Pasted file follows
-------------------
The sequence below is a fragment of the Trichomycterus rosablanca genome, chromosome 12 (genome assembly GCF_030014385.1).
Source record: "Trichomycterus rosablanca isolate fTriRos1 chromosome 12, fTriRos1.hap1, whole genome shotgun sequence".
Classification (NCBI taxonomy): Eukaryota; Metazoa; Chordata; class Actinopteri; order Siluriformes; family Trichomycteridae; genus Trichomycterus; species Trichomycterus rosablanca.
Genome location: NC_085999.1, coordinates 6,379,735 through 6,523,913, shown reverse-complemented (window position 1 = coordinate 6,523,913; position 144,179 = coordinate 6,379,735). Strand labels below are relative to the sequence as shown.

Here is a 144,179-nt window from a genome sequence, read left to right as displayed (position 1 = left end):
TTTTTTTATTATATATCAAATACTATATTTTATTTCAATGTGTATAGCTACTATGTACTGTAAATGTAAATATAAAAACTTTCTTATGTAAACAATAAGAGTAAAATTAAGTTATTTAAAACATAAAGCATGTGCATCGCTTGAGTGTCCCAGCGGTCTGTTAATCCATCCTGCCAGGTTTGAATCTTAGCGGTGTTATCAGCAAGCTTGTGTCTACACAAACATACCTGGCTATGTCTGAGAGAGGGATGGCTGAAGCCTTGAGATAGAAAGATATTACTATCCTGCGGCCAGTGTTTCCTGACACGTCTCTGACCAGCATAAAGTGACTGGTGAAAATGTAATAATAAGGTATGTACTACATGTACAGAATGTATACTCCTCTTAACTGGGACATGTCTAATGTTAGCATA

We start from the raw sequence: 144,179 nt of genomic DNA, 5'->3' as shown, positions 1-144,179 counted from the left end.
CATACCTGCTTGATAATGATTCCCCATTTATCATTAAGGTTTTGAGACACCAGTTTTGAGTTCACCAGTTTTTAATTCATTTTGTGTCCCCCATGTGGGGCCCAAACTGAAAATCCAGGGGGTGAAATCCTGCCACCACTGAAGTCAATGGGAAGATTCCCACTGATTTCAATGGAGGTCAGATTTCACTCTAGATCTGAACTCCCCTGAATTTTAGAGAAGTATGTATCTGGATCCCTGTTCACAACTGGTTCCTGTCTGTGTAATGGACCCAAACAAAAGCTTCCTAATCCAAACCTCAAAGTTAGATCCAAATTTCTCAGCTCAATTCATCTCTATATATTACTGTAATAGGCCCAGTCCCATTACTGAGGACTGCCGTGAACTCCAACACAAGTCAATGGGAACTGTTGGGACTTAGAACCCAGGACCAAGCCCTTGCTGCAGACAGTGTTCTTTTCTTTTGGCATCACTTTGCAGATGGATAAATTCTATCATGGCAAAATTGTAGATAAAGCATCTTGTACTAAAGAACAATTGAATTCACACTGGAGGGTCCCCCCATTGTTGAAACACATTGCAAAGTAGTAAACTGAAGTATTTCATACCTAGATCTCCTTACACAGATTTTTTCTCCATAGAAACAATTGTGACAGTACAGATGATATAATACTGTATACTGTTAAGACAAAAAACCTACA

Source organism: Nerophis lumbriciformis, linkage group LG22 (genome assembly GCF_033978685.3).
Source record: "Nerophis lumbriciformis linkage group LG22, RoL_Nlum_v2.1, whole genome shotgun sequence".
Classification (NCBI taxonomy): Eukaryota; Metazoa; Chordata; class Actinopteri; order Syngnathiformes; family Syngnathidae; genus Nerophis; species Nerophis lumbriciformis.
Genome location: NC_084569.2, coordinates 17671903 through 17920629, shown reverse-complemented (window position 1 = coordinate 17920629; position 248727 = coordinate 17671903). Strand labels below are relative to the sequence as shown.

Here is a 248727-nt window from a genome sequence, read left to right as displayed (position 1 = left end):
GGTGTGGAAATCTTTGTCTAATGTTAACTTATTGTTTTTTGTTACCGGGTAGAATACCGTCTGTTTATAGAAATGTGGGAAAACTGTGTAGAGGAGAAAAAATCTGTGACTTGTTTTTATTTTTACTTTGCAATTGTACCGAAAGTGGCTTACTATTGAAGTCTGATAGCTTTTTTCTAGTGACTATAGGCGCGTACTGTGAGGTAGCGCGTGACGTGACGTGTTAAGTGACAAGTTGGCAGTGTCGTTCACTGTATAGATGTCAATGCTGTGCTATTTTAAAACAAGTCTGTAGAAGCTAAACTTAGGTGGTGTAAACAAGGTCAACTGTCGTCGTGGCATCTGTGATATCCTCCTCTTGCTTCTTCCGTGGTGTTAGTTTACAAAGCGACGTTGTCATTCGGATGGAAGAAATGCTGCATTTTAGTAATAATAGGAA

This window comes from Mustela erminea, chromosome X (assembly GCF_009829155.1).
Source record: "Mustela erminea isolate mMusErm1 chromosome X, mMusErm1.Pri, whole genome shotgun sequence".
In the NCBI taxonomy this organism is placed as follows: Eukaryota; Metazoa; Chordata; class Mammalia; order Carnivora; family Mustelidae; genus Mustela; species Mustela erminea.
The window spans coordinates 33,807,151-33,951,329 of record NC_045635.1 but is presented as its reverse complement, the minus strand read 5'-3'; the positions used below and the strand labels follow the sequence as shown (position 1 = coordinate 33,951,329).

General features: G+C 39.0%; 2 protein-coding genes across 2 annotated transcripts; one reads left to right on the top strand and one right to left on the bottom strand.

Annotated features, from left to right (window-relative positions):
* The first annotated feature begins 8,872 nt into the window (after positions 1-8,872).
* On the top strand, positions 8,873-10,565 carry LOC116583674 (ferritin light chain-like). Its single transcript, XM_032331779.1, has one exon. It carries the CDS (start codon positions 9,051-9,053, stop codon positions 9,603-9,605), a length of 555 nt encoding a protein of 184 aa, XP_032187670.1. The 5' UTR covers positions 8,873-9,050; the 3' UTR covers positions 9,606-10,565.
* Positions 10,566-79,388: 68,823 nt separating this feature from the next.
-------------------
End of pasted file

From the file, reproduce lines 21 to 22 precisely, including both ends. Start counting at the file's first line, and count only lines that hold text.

* The first annotated feature begins 8,872 nt into the window (after positions 1-8,872).
* On the top strand, positions 8,873-10,565 carry LOC116583674 (ferritin light chain-like). Its single transcript, XM_032331779.1, has one exon. It carries the CDS (start codon positions 9,051-9,053, stop codon positions 9,603-9,605), a length of 555 nt encoding a protein of 184 aa, XP_032187670.1. The 5' UTR covers positions 8,873-9,050; the 3' UTR covers positions 9,606-10,565.